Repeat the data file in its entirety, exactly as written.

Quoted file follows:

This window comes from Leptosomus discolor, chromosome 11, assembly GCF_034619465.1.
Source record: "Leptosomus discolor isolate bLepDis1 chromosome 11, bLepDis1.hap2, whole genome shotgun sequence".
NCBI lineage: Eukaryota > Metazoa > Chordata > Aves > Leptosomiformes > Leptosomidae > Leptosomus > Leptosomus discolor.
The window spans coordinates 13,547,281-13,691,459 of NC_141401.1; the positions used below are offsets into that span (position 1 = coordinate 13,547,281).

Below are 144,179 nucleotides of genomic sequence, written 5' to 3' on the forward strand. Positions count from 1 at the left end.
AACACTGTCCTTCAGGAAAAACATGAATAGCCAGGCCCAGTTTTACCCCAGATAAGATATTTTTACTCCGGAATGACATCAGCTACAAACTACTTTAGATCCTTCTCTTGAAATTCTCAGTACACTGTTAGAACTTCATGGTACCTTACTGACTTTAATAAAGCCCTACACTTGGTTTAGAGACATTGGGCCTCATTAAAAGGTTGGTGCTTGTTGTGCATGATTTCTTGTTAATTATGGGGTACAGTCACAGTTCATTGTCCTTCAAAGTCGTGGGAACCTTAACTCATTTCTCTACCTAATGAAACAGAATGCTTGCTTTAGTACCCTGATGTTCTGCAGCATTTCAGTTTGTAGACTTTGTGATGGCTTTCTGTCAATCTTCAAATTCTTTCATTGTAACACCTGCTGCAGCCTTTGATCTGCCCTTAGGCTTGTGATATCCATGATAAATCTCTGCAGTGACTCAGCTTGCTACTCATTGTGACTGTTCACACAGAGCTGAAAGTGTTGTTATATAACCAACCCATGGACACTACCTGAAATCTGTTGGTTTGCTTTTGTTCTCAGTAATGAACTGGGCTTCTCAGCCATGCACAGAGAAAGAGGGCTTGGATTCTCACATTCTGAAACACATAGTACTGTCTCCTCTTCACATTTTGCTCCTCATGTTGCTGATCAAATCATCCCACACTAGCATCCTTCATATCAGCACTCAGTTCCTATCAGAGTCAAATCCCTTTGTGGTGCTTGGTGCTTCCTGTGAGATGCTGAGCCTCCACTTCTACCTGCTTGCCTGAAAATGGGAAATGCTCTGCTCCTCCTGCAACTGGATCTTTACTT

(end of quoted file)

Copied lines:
This window comes from Leptosomus discolor, chromosome 11, assembly GCF_034619465.1.
Source record: "Leptosomus discolor isolate bLepDis1 chromosome 11, bLepDis1.hap2, whole genome shotgun sequence".
NCBI lineage: Eukaryota > Metazoa > Chordata > Aves > Leptosomiformes > Leptosomidae > Leptosomus > Leptosomus discolor.
The window spans coordinates 13,547,281-13,691,459 of NC_141401.1; the positions used below are offsets into that span (position 1 = coordinate 13,547,281).

Below are 144,179 nucleotides of genomic sequence, written 5' to 3' on the forward strand. Positions count from 1 at the left end.
AACACTGTCCTTCAGGAAAAACATGAATAGCCAGGCCCAGTTTTACCCCAGATAAGATATTTTTACTCCGGAATGACATCAGCTACAAACTACTTTAGATCCTTCTCTTGAAATTCTCAGTACACTGTTAGAACTTCATGGTACCTTACTGACTTTAATAAAGCCCTACACTTGGTTTAGAGACATTGGGCCTCATTAAAAGGTTGGTGCTTGTTGTGCATGATTTCTTGTTAATTATGGGGTACAGTCACAGTTCATTGTCCTTCAAAGTCGTGGGAACCTTAACTCATTTCTCTACCTAATGAAACAGAATGCTTGCTTTAGTACCCTGATGTTCTGCAGCATTTCAGTTTGTAGACTTTGTGATGGCTTTCTGTCAATCTTCAAATTCTTTCATTGTAACACCTGCTGCAGCCTTTGATCTGCCCTTAGGCTTGTGATATCCATGATAAATCTCTGCAGTGACTCAGCTTGCTACTCATTGTGACTGTTCACACAGAGCTGAAAGTGTTGTTATATAACCAACCCATGGACACTACCTGAAATCTGTTGGTTTGCTTTTGTTCTCAGTAATGAACTGGGCTTCTCAGCCATGCACAGAGAAAGAGGGCTTGGATTCTCACATTCTGAAACACATAGTACTGTCTCCTCTTCACATTTTGCTCCTCATGTTGCTGATCAAATCATCCCACACTAGCATCCTTCATATCAGCACTCAGTTCCTATCAGAGTCAAATCCCTTTGTGGTGCTTGGTGCTTCCTGTGAGATGCTGAGCCTCCACTTCTACCTGCTTGCCTGAAAATGGGAAATGCTCTGCTCCTCCTGCAACTGGATCTTTACTT